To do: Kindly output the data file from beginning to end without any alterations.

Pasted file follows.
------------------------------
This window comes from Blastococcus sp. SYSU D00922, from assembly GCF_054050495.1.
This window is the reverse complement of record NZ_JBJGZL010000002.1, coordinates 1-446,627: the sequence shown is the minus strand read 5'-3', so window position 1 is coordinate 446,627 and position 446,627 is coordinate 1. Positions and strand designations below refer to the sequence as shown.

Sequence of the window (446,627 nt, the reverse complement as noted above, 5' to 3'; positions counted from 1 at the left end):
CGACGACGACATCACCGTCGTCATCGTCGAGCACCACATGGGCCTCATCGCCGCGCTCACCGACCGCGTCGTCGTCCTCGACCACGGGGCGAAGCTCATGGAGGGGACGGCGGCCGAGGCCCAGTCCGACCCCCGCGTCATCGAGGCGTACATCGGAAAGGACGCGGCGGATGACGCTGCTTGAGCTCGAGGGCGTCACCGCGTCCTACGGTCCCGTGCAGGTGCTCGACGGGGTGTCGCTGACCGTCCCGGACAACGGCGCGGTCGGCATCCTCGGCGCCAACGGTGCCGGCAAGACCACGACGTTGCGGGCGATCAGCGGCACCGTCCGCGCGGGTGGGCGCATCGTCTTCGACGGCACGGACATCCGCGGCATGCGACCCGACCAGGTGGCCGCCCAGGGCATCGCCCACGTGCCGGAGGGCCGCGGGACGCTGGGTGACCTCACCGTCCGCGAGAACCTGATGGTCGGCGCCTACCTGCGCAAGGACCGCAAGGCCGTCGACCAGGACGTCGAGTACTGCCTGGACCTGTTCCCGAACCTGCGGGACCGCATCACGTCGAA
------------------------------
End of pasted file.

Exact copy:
This window comes from Blastococcus sp. SYSU D00922, from assembly GCF_054050495.1.
This window is the reverse complement of record NZ_JBJGZL010000002.1, coordinates 1-446,627: the sequence shown is the minus strand read 5'-3', so window position 1 is coordinate 446,627 and position 446,627 is coordinate 1. Positions and strand designations below refer to the sequence as shown.

Sequence of the window (446,627 nt, the reverse complement as noted above, 5' to 3'; positions counted from 1 at the left end):
CGACGACGACATCACCGTCGTCATCGTCGAGCACCACATGGGCCTCATCGCCGCGCTCACCGACCGCGTCGTCGTCCTCGACCACGGGGCGAAGCTCATGGAGGGGACGGCGGCCGAGGCCCAGTCCGACCCCCGCGTCATCGAGGCGTACATCGGAAAGGACGCGGCGGATGACGCTGCTTGAGCTCGAGGGCGTCACCGCGTCCTACGGTCCCGTGCAGGTGCTCGACGGGGTGTCGCTGACCGTCCCGGACAACGGCGCGGTCGGCATCCTCGGCGCCAACGGTGCCGGCAAGACCACGACGTTGCGGGCGATCAGCGGCACCGTCCGCGCGGGTGGGCGCATCGTCTTCGACGGCACGGACATCCGCGGCATGCGACCCGACCAGGTGGCCGCCCAGGGCATCGCCCACGTGCCGGAGGGCCGCGGGACGCTGGGTGACCTCACCGTCCGCGAGAACCTGATGGTCGGCGCCTACCTGCGCAAGGACCGCAAGGCCGTCGACCAGGACGTCGAGTACTGCCTGGACCTGTTCCCGAACCTGCGGGACCGCATCACGTCGAA